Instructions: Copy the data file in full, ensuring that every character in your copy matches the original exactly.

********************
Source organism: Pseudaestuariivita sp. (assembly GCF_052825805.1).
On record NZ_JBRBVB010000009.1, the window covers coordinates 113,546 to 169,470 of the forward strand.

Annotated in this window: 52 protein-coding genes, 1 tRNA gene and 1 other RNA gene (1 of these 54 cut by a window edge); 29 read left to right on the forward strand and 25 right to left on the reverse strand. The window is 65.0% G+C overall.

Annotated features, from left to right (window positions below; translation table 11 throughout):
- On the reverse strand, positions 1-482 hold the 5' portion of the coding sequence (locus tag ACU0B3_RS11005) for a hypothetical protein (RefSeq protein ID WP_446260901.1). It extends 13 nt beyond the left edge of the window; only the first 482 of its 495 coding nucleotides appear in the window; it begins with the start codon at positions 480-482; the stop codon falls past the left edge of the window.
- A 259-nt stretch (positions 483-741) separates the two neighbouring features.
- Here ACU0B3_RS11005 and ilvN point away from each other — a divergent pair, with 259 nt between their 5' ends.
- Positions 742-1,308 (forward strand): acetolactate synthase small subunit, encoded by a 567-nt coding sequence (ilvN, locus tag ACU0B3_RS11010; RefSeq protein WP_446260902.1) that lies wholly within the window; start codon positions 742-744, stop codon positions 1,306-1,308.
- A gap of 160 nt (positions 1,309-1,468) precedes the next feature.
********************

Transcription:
Source organism: Pseudaestuariivita sp. (assembly GCF_052825805.1).
On record NZ_JBRBVB010000009.1, the window covers coordinates 113,546 to 169,470 of the forward strand.

Annotated in this window: 52 protein-coding genes, 1 tRNA gene and 1 other RNA gene (1 of these 54 cut by a window edge); 29 read left to right on the forward strand and 25 right to left on the reverse strand. The window is 65.0% G+C overall.

Annotated features, from left to right (window positions below; translation table 11 throughout):
- On the reverse strand, positions 1-482 hold the 5' portion of the coding sequence (locus tag ACU0B3_RS11005) for a hypothetical protein (RefSeq protein ID WP_446260901.1). It extends 13 nt beyond the left edge of the window; only the first 482 of its 495 coding nucleotides appear in the window; it begins with the start codon at positions 480-482; the stop codon falls past the left edge of the window.
- A 259-nt stretch (positions 483-741) separates the two neighbouring features.
- Here ACU0B3_RS11005 and ilvN point away from each other — a divergent pair, with 259 nt between their 5' ends.
- Positions 742-1,308 (forward strand): acetolactate synthase small subunit, encoded by a 567-nt coding sequence (ilvN, locus tag ACU0B3_RS11010; RefSeq protein WP_446260902.1) that lies wholly within the window; start codon positions 742-744, stop codon positions 1,306-1,308.
- A gap of 160 nt (positions 1,309-1,468) precedes the next feature.